The author notes that Biden’s plan suggesting an open-handed approach to migrants coming to the U.S., and his early moves to undo Donald Trump’s border policies, are creating a migrant surge that risks running out of control.
Consider the contours of this challenge. Twice as many people, about 80,000, tried to cross the border illegally in January of this year as compared with January a year ago.
Even though it isn’t peak traveling season yet (that traditionally comes in May and June), U.S. Border Patrol has already begun releasing migrants into U.S. towns on the border, and the number of minors arriving per day is four times higher than in October.
Axios reported on a briefing prepared for Biden that warned that the number of migrants kids is on pace to set a record, and there aren’t nearly enough beds to accommodate them. Per Axios, the briefing projects that an astonishing 117,000 unaccompanied children will show up at the border this year, and it says we’ll need another 20,000 beds.
Health and Human Services, which takes custody of minors, has begun expediting their release to adults in the U.S., and paying their transportation costs.
Meanwhile, the Biden team is reopening detention facilities at the border that drew the ire of Democrats during Trump’s presidency.
Despite the fact that at the beginning of his presidency, Trump overestimated the importance of the border wall and made a number of false starts at the border, by the end he still created a completely reasonable system, based on legal authority, to restore order at the border. At the same time, migrants still had the opportunity to apply for asylum in the United States.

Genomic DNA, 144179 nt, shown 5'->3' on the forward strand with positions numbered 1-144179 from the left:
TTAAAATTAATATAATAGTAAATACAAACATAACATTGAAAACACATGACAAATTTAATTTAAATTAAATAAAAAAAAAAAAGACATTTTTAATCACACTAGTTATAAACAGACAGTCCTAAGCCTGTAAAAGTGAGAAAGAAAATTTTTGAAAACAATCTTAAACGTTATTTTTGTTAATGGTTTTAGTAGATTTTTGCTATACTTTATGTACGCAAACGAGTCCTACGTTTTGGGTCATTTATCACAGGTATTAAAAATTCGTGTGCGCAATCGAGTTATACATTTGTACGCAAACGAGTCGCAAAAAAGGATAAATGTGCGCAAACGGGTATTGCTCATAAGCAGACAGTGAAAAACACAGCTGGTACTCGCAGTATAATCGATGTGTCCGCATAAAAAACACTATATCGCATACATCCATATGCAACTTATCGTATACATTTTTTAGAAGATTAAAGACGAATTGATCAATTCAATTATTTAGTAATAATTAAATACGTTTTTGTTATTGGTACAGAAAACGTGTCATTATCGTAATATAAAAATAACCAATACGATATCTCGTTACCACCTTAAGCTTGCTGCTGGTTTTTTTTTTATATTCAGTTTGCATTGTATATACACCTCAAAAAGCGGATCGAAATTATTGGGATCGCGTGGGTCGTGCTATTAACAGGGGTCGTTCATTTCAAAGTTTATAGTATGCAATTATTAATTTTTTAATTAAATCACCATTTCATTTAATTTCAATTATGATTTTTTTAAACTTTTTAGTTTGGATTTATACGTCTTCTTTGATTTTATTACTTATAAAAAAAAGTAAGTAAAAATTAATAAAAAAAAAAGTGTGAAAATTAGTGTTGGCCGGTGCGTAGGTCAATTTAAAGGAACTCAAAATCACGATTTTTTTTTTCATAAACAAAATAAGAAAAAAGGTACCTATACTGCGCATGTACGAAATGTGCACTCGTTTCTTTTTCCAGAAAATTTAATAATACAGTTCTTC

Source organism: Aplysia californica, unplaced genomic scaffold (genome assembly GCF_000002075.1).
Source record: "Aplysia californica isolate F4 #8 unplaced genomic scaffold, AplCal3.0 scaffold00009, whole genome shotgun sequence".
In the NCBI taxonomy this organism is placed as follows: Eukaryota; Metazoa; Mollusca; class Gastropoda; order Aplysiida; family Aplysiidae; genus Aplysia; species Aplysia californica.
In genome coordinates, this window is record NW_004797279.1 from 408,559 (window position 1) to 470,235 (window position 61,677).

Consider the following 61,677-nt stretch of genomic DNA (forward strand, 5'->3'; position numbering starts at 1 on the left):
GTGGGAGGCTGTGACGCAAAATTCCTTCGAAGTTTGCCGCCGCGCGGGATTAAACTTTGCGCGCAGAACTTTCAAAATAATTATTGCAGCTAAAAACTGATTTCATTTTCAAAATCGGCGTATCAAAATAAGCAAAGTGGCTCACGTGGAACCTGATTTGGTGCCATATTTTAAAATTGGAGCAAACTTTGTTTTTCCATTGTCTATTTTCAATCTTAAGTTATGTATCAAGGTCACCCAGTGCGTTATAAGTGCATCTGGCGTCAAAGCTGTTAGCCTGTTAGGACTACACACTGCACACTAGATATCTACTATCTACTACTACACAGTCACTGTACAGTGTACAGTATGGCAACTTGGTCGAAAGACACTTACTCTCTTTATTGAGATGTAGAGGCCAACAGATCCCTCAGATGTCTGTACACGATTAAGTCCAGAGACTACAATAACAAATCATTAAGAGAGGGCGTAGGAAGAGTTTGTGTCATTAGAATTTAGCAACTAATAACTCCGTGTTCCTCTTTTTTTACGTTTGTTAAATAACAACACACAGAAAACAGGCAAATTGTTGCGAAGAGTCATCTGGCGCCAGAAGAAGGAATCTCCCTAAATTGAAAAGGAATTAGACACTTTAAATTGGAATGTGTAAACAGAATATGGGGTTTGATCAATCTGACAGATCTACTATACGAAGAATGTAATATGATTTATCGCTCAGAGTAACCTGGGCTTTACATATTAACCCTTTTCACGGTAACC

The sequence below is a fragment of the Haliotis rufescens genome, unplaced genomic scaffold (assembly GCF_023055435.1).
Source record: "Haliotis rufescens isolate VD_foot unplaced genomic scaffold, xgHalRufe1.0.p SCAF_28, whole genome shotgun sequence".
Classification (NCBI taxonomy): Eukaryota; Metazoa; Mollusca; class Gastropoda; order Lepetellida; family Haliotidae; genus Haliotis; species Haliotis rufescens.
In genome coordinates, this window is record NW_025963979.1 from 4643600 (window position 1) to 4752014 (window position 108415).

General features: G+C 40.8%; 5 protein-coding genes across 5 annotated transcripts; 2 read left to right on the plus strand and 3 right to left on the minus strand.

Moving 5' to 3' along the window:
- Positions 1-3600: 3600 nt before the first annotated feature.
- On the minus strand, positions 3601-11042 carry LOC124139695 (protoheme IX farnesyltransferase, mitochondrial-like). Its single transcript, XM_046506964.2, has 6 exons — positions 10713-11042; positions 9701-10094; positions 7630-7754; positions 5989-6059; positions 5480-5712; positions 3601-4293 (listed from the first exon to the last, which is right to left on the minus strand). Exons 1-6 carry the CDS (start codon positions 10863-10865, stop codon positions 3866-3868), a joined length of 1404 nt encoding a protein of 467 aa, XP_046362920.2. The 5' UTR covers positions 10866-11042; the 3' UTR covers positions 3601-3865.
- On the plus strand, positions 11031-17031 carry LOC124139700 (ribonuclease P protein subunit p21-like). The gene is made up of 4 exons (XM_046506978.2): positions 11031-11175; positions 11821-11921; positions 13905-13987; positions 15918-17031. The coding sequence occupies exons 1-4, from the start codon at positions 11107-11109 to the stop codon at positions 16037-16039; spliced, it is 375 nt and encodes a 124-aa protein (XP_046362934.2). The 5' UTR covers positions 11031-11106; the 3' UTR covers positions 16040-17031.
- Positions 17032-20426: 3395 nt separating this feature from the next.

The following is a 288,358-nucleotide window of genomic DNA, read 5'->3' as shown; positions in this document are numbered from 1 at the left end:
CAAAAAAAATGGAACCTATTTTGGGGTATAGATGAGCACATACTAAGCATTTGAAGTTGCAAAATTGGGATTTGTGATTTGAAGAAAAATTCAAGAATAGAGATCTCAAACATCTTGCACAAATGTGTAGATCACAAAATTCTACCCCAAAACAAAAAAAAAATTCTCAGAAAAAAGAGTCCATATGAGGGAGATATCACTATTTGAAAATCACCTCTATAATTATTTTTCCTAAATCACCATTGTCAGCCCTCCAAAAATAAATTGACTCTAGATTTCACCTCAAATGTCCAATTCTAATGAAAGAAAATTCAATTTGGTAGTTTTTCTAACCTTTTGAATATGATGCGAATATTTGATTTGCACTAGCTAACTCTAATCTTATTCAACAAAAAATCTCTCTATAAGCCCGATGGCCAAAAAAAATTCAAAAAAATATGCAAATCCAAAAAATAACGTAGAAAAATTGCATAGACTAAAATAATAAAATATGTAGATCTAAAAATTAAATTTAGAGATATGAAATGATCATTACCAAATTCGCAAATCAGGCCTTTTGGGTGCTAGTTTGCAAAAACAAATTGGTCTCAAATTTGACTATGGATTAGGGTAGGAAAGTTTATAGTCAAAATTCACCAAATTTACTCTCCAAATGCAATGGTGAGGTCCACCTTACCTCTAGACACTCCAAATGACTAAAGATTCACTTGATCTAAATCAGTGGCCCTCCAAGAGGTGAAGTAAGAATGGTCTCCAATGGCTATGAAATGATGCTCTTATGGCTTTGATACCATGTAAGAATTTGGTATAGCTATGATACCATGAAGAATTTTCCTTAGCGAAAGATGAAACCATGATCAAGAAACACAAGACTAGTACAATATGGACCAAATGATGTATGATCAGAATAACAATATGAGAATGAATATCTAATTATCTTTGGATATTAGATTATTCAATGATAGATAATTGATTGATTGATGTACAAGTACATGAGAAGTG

There is no compelling reason to break much of this arrangement, although Biden did just that.
In the early stages of the pandemic, Trump quickly abandoned illegal border crossings for public health reasons. Biden created an exception for unaccompanied minors, which is an obvious incentive for families to send children under the age of 18.
Under Trump, the Migration Protection Protocols, also known as Stay in Mexico, have ended the practice of admitting Central American migrants into the United States while their asylum applications are being processed.
This was very important because under the old order, asylum seekers were allowed to enter the United States while their applications were being processed. Even if the claims were ultimately dismissed, as the vast majority of them were, the migrants still remained (we did not have enough resources to track down and deport them).
Biden crushed migrant protection protocols. No new asylum seekers will be enrolled in the program, and those who have waited in Mexico are accepted into the United States.
He also suspended the so-called safe agreements with third countries that Trump entered into with El Salvador, Guatemala and Honduras to encourage asylum seekers to apply for asylum in one of these countries (the outbreak of the pandemic stopped these programs).
Allowing them to enter the United States without a robust internal enforcement mechanism to remove them if their claims are denied constitutes the end of the immigration system. Since American resources are not limitless, if enough families appear at the border, it will inevitably lead to overstressing of personnel and facilities.
Rather than admitting that the previous administration pursued sensible policies no matter what, Biden’s team wants to reject them entirely.
Mallorcas accuses Trump of “completely dismantling our country’s immigration system,” a claim as absurd as the claim that the Biden administration started vaccinations from scratch.
Needless to say, under Trump, naturalization and the issuance of green cards continued at a rapid pace. And he effectively took control of the border, which got out of control in 2014 and 2019, leading to a major humanitarian disaster.
Call it what you want, a crisis, a challenge, or whatever, but Biden is on his way to inadvertently repeating this experience.
RICH LOWRY, POLITICOProtests in Myanmar resume, violence still grows